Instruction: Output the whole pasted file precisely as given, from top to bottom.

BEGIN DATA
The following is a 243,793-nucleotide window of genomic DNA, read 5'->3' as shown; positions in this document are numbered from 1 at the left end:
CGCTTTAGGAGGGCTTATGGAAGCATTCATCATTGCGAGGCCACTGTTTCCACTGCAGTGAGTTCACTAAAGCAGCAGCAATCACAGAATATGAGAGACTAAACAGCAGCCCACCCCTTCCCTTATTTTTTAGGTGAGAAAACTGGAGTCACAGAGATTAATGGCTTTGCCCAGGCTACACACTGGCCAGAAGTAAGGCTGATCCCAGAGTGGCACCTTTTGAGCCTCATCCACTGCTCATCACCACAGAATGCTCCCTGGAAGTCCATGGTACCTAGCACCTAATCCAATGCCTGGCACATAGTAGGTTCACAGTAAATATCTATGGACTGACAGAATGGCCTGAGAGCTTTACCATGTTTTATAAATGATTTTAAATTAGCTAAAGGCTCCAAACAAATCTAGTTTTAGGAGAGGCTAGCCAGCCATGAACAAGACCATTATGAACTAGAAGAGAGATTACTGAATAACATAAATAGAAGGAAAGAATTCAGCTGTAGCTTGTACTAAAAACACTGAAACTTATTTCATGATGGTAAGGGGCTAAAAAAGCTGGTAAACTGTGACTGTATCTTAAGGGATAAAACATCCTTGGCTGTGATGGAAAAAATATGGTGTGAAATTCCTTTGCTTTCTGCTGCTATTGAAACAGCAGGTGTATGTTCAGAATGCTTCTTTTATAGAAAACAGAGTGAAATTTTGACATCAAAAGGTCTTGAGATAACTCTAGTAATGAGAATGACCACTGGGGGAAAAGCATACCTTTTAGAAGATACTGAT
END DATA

The following is a 243,793-nucleotide window of genomic DNA, read 5'->3' as shown; positions in this document are numbered from 1 at the left end:
CGCTTTAGGAGGGCTTATGGAAGCATTCATCATTGCGAGGCCACTGTTTCCACTGCAGTGAGTTCACTAAAGCAGCAGCAATCACAGAATATGAGAGACTAAACAGCAGCCCACCCCTTCCCTTATTTTTTAGGTGAGAAAACTGGAGTCACAGAGATTAATGGCTTTGCCCAGGCTACACACTGGCCAGAAGTAAGGCTGATCCCAGAGTGGCACCTTTTGAGCCTCATCCACTGCTCATCACCACAGAATGCTCCCTGGAAGTCCATGGTACCTAGCACCTAATCCAATGCCTGGCACATAGTAGGTTCACAGTAAATATCTATGGACTGACAGAATGGCCTGAGAGCTTTACCATGTTTTATAAATGATTTTAAATTAGCTAAAGGCTCCAAACAAATCTAGTTTTAGGAGAGGCTAGCCAGCCATGAACAAGACCATTATGAACTAGAAGAGAGATTACTGAATAACATAAATAGAAGGAAAGAATTCAGCTGTAGCTTGTACTAAAAACACTGAAACTTATTTCATGATGGTAAGGGGCTAAAAAAGCTGGTAAACTGTGACTGTATCTTAAGGGATAAAACATCCTTGGCTGTGATGGAAAAAATATGGTGTGAAATTCCTTTGCTTTCTGCTGCTATTGAAACAGCAGGTGTATGTTCAGAATGCTTCTTTTATAGAAAACAGAGTGAAATTTTGACATCAAAAGGTCTTGAGATAACTCTAGTAATGAGAATGACCACTGGGGGAAAAGCATACCTTTTAGAAGATACTGAT